The recent announcement from Robin Swann, Minister for Health, of a full public inquiry in respect of the abuse suffered by patients of Muckamore Abbey Hospital is both welcome and necessary. It is imperative that a full and robust investigation takes place to ensure that lessons are learned and that such an event never happens again.
Another recent crisis in Northern Ireland healthcare is the Belfast Health and Social Care Trust patient recall. To recap, approximately 3,000 patients have been recalled to date, and recent figures suggest that up to 600 patients have been advised that they were misdiagnosed by Dr Michael Watt, Consultant Neurologist. This represents around 1/5 of all patients recalled.
There are ongoing proceedings before the General Medical Council, which regulates the fitness to practise of doctors. There is also a Neurology Inquiry ongoing which is chaired by Mr Brett Lockhart QC. In addition, the Regulation and Quality Improvement Authority (RQIA) are investigating governance issues in the Belfast Trust, as well as reviewing the medical records of all patients or former patients of Dr Watt who have died in the last 10 years. No reports have been produced to date.
While some form of inquiry is ongoing, it is an independent non-statutory inquiry. Importantly, there is no obligation on the government to publish the ultimate report that will be produced in due course. That can be contrasted with a full public inquiry pursuant to the Inquiries Act 2005.
Inquiries Act 2005
A Minister may cause an inquiry to be held under this legislation where it appears to them that “particular events have caused, or are capable of causing, public concern.”
Based on the above definition, there would appear to be strong grounds for a public inquiry in respect of the patient recall. As stated above, approximately 3,000 patients were recalled. Of that, it is estimated that 1/5 were advised they had been misdiagnosed. Many of these patients will have suffered harm due to unnecessary treatment. This does not factor in patients who are deceased, who may have suffered misdiagnosis or substandard care before their death. The level of concern was sufficient to lead to a BBC Spotlight programme which shed further light on worrying issues. The programme revealed that Dr Michael Watt was performing a procedure called an epidural blood patch at a rate that far exceeded any other NHS trust in Northern Ireland or the UK. Other concerns relate to misdiagnosis of conditions like stroke, epilepsy, multiple sclerosis, and motor neurone disease.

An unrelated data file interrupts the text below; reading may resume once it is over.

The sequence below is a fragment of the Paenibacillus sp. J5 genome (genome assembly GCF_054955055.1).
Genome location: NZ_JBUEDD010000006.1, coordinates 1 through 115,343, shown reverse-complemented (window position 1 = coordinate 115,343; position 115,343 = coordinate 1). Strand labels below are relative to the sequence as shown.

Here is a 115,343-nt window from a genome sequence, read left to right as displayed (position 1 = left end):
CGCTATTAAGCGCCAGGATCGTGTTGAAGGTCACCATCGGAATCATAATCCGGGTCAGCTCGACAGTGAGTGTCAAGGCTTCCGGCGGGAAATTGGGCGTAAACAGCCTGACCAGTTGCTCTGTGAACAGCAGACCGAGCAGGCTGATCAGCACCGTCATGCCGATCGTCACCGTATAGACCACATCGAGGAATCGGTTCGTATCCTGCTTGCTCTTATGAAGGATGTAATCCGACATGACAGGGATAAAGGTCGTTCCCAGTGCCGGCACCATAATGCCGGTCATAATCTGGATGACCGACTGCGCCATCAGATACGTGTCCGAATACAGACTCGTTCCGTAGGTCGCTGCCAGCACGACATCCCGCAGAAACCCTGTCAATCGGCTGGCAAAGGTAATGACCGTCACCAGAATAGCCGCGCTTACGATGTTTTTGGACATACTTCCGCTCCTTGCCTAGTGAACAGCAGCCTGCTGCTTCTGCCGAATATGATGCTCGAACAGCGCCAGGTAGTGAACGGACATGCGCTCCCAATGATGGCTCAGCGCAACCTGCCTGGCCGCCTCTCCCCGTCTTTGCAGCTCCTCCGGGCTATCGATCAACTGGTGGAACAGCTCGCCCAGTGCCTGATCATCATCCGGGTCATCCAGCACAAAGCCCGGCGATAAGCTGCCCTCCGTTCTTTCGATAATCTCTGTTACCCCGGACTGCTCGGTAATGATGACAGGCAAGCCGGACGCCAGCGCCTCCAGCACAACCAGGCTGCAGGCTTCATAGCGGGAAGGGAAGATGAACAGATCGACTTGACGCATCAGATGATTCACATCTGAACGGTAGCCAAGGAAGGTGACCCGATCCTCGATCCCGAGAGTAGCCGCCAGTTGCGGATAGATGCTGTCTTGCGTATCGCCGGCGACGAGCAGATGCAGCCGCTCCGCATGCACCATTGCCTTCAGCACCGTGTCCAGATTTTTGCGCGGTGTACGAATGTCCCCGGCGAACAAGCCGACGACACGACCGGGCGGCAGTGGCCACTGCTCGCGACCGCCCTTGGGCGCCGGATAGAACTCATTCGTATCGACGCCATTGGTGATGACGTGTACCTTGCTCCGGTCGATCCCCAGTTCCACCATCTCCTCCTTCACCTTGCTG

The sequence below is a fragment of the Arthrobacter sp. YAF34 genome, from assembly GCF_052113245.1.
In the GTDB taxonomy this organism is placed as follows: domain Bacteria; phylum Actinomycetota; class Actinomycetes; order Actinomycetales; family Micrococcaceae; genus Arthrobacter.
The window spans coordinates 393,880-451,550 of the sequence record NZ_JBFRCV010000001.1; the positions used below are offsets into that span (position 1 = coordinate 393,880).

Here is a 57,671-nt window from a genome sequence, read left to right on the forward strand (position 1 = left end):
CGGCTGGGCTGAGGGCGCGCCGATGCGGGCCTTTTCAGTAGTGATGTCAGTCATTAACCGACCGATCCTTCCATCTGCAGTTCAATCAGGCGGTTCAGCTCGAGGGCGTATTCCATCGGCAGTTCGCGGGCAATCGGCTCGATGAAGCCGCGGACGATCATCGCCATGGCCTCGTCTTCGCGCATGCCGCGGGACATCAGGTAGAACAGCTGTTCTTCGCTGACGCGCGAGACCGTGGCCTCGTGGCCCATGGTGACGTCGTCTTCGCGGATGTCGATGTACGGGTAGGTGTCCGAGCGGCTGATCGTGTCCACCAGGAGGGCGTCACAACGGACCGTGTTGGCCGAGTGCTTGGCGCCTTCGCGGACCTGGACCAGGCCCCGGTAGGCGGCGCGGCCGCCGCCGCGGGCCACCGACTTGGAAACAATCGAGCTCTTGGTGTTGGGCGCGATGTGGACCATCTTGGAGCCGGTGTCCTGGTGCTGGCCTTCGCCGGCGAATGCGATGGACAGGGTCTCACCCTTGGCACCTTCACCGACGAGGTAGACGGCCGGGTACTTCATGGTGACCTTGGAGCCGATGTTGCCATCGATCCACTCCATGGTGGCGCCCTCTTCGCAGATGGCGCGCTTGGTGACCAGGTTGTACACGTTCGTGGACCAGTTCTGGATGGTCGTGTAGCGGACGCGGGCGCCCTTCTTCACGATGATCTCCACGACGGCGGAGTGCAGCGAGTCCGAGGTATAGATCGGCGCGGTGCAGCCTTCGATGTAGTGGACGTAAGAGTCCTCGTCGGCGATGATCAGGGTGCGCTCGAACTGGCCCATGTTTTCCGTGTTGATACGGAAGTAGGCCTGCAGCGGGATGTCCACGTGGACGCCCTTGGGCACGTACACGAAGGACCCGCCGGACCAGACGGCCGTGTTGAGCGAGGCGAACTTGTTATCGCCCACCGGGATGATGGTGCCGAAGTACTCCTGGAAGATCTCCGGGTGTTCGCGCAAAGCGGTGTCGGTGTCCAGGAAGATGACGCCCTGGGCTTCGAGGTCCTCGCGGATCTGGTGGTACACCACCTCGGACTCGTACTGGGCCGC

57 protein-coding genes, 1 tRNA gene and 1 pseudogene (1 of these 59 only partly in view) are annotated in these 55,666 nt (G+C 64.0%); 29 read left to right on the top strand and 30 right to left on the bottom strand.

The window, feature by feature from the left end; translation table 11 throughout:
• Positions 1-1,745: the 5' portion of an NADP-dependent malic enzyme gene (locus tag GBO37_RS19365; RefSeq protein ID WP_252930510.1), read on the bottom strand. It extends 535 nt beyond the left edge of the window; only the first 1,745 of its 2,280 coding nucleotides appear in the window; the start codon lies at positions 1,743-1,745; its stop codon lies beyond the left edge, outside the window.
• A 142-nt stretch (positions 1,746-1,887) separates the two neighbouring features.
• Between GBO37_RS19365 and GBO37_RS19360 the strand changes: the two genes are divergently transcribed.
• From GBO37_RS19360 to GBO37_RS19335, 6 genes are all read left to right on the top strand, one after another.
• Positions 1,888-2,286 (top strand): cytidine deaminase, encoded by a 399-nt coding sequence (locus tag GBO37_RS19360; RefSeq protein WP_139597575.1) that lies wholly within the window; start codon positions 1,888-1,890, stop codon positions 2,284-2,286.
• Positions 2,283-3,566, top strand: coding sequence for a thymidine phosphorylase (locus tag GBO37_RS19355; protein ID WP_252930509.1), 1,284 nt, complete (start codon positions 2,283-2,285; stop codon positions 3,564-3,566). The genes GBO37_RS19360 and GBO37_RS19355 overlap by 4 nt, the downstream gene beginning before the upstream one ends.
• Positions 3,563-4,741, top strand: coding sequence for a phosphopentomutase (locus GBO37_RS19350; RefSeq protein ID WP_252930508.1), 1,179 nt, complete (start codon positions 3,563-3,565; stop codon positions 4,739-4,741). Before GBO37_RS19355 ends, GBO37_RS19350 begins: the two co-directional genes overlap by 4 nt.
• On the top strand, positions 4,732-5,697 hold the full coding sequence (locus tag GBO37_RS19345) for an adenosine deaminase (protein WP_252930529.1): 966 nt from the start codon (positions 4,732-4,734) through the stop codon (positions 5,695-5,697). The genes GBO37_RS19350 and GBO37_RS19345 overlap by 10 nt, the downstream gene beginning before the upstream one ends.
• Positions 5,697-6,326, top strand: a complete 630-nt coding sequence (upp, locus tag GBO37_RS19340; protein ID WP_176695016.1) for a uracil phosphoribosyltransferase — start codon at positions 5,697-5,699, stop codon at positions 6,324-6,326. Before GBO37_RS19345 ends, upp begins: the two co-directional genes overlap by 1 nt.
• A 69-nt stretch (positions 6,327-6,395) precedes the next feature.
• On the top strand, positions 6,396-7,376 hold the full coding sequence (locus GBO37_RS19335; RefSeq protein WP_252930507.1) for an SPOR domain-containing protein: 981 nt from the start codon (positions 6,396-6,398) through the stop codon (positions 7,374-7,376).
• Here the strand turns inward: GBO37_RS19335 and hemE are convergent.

A further, and extremely worrying, aspect of this recall is that there would appear to have been limited, if any, supervision in relation to the clinical practices of the consultant involved. There are clearly governance issues in respect of how this practitioner was able to practise in Northern Ireland for so long without any concerns being made public or any restrictions in place. That needs to be investigated fully not only to understand what has gone wrong in relation to the recall, but also to ensure that no similar event takes place in another field of medicine.
Who can call for an Inquiry?
Ultimately, it is the responsibility of patients who have suffered, or their families, to apply public pressure to hold an Inquiry. Certainly, the Belfast Trust patient recall would appear to fit squarely within the statutory definition to warrant such an Inquiry.